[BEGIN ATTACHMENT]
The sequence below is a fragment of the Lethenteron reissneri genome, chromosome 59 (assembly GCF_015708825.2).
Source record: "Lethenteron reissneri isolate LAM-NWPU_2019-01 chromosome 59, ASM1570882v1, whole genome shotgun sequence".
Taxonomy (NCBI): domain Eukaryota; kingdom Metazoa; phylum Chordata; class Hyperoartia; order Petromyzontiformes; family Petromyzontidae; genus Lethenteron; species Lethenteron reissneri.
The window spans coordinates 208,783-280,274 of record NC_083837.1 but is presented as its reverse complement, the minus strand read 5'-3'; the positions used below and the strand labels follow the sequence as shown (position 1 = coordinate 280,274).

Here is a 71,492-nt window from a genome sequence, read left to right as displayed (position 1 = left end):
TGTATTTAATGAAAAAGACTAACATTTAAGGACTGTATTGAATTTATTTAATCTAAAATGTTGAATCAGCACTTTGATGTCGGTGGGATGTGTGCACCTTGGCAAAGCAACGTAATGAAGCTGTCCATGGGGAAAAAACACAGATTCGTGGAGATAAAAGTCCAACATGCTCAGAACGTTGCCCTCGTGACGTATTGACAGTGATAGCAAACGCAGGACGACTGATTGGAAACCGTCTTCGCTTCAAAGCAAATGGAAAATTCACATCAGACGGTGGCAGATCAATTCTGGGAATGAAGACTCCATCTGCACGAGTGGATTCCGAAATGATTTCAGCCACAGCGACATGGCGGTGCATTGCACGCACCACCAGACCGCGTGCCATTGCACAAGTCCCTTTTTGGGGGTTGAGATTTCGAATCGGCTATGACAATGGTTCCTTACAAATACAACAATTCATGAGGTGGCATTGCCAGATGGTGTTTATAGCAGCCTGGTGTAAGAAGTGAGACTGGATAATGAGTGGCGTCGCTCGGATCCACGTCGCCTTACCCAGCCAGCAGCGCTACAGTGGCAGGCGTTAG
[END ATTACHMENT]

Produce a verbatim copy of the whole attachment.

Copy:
The sequence below is a fragment of the Lethenteron reissneri genome, chromosome 59 (assembly GCF_015708825.2).
Source record: "Lethenteron reissneri isolate LAM-NWPU_2019-01 chromosome 59, ASM1570882v1, whole genome shotgun sequence".
Taxonomy (NCBI): domain Eukaryota; kingdom Metazoa; phylum Chordata; class Hyperoartia; order Petromyzontiformes; family Petromyzontidae; genus Lethenteron; species Lethenteron reissneri.
The window spans coordinates 208,783-280,274 of record NC_083837.1 but is presented as its reverse complement, the minus strand read 5'-3'; the positions used below and the strand labels follow the sequence as shown (position 1 = coordinate 280,274).

Here is a 71,492-nt window from a genome sequence, read left to right as displayed (position 1 = left end):
TGTATTTAATGAAAAAGACTAACATTTAAGGACTGTATTGAATTTATTTAATCTAAAATGTTGAATCAGCACTTTGATGTCGGTGGGATGTGTGCACCTTGGCAAAGCAACGTAATGAAGCTGTCCATGGGGAAAAAACACAGATTCGTGGAGATAAAAGTCCAACATGCTCAGAACGTTGCCCTCGTGACGTATTGACAGTGATAGCAAACGCAGGACGACTGATTGGAAACCGTCTTCGCTTCAAAGCAAATGGAAAATTCACATCAGACGGTGGCAGATCAATTCTGGGAATGAAGACTCCATCTGCACGAGTGGATTCCGAAATGATTTCAGCCACAGCGACATGGCGGTGCATTGCACGCACCACCAGACCGCGTGCCATTGCACAAGTCCCTTTTTGGGGGTTGAGATTTCGAATCGGCTATGACAATGGTTCCTTACAAATACAACAATTCATGAGGTGGCATTGCCAGATGGTGTTTATAGCAGCCTGGTGTAAGAAGTGAGACTGGATAATGAGTGGCGTCGCTCGGATCCACGTCGCCTTACCCAGCCAGCAGCGCTACAGTGGCAGGCGTTAG